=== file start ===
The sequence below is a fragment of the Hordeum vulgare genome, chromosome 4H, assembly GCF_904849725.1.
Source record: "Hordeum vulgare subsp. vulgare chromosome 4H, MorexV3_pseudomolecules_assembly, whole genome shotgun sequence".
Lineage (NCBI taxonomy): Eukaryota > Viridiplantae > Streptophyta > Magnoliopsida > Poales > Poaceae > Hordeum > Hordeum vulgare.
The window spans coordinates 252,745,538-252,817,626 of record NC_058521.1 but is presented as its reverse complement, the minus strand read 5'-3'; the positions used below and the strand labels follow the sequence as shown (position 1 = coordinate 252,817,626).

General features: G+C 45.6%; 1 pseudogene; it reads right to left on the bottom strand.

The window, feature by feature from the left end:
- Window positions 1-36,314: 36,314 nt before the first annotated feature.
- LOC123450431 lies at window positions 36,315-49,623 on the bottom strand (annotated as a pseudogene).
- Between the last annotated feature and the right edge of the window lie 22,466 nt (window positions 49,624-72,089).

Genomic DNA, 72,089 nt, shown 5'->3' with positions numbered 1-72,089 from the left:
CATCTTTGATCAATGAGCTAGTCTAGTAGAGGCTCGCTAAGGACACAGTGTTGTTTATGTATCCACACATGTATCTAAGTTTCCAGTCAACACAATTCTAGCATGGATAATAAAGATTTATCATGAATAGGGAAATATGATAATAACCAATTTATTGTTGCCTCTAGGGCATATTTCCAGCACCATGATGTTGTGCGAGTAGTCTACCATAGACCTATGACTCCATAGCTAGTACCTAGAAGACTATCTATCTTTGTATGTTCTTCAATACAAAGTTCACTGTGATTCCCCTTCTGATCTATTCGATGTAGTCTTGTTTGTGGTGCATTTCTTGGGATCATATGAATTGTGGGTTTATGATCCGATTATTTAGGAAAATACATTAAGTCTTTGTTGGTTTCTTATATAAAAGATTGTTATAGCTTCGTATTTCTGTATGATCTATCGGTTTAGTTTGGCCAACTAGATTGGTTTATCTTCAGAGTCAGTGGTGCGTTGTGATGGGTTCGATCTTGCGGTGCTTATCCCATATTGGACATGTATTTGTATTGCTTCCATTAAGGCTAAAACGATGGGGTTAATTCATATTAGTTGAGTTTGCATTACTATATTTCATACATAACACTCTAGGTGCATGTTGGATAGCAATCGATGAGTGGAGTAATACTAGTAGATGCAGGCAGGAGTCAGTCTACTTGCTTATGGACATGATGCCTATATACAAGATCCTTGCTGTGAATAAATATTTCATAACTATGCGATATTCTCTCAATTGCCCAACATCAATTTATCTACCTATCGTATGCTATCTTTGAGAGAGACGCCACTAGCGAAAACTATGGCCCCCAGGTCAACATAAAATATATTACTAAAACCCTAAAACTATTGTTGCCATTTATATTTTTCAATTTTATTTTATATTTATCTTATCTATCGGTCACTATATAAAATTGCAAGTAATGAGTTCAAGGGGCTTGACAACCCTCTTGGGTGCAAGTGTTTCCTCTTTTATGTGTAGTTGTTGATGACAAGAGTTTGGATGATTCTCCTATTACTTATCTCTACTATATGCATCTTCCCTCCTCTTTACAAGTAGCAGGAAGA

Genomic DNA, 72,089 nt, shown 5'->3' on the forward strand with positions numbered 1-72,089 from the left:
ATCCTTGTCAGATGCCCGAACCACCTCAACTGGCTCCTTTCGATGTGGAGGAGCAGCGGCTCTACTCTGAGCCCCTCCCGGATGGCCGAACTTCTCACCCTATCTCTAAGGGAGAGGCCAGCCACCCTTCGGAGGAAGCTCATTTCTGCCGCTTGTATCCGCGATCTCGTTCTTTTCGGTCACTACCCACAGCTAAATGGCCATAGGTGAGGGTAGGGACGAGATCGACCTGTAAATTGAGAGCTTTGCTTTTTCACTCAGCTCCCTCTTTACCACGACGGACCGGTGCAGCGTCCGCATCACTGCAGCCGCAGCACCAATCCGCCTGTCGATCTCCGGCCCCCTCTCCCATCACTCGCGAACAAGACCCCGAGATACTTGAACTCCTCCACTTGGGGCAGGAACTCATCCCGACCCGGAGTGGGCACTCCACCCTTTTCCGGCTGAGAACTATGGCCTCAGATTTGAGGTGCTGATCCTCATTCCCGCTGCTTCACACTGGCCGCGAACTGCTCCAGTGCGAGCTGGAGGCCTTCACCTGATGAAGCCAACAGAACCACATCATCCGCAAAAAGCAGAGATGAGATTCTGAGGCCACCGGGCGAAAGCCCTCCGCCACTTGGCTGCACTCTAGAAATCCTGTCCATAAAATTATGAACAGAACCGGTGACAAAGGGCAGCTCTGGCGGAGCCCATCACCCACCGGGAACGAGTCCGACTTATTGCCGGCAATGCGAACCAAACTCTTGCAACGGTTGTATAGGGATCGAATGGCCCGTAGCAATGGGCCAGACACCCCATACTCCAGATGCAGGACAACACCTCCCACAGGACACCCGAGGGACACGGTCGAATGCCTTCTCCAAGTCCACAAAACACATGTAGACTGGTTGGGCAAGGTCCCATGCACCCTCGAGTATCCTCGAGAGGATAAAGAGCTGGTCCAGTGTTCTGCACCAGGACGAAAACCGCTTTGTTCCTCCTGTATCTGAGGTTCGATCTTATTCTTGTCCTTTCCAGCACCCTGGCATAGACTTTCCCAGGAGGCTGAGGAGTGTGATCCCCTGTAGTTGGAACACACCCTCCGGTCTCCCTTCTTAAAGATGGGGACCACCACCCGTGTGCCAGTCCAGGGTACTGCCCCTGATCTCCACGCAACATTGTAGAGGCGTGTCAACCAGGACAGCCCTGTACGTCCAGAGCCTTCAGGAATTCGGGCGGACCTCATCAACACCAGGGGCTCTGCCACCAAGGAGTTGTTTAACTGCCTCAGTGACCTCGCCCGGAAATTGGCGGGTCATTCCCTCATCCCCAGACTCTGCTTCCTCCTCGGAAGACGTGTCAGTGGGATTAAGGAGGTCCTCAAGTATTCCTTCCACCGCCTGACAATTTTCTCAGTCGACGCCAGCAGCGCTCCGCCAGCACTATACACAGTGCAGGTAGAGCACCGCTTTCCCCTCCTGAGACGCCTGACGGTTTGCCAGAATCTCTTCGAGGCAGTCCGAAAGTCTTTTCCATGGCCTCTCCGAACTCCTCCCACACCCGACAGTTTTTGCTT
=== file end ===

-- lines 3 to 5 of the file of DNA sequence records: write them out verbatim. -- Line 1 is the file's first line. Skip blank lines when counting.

Lineage (NCBI taxonomy): Eukaryota > Viridiplantae > Streptophyta > Magnoliopsida > Poales > Poaceae > Hordeum > Hordeum vulgare.
The window spans coordinates 252,745,538-252,817,626 of record NC_058521.1 but is presented as its reverse complement, the minus strand read 5'-3'; the positions used below and the strand labels follow the sequence as shown (position 1 = coordinate 252,817,626).

General features: G+C 45.6%; 1 pseudogene; it reads right to left on the bottom strand.